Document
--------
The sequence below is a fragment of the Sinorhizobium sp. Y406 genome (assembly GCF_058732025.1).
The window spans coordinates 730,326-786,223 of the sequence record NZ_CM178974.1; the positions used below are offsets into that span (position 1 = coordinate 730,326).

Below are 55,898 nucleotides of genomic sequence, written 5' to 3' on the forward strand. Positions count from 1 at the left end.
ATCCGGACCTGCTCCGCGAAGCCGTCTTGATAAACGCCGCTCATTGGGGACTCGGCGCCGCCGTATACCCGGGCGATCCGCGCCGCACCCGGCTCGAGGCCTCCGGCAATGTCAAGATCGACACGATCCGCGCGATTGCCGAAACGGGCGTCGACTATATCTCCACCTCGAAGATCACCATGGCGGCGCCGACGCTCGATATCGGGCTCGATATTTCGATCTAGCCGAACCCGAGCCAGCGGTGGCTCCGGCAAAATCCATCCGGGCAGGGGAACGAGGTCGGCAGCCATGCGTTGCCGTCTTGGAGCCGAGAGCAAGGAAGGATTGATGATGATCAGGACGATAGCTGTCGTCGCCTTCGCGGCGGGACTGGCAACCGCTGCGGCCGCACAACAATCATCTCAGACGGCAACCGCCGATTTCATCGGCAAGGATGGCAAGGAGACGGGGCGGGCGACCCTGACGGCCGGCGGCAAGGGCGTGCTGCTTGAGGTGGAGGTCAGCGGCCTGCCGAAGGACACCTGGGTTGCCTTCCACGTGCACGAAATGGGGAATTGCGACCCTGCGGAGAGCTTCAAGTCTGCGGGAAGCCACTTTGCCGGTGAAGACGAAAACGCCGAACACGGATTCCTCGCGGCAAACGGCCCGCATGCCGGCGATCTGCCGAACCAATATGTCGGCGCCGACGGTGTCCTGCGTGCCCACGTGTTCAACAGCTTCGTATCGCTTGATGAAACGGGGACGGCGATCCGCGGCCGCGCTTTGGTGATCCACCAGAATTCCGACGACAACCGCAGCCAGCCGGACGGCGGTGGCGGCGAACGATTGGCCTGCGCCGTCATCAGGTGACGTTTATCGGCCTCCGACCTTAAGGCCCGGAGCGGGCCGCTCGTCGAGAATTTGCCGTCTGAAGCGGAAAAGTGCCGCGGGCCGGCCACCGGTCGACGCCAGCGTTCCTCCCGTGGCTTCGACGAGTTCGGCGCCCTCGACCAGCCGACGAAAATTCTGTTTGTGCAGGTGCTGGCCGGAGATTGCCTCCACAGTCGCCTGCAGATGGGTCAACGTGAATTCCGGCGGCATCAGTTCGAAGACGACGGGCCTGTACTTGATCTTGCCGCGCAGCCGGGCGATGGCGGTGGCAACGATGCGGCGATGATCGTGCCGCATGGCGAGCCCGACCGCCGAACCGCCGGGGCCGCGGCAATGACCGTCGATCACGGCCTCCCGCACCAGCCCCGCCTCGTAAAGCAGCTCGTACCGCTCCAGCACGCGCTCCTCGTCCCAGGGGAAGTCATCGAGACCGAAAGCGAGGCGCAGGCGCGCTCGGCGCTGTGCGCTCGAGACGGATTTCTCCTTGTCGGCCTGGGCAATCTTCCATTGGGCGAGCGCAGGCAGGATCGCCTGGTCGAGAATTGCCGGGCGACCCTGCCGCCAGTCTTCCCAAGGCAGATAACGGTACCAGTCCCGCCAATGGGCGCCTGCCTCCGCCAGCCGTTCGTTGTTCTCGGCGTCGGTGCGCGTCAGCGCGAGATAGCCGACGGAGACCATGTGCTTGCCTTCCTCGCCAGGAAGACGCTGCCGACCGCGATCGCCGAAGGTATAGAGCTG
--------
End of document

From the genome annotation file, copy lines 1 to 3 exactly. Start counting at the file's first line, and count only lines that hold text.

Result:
The sequence below is a fragment of the Sinorhizobium sp. Y406 genome (assembly GCF_058732025.1).
The window spans coordinates 730,326-786,223 of the sequence record NZ_CM178974.1; the positions used below are offsets into that span (position 1 = coordinate 730,326).

Below are 55,898 nucleotides of genomic sequence, written 5' to 3' on the forward strand. Positions count from 1 at the left end.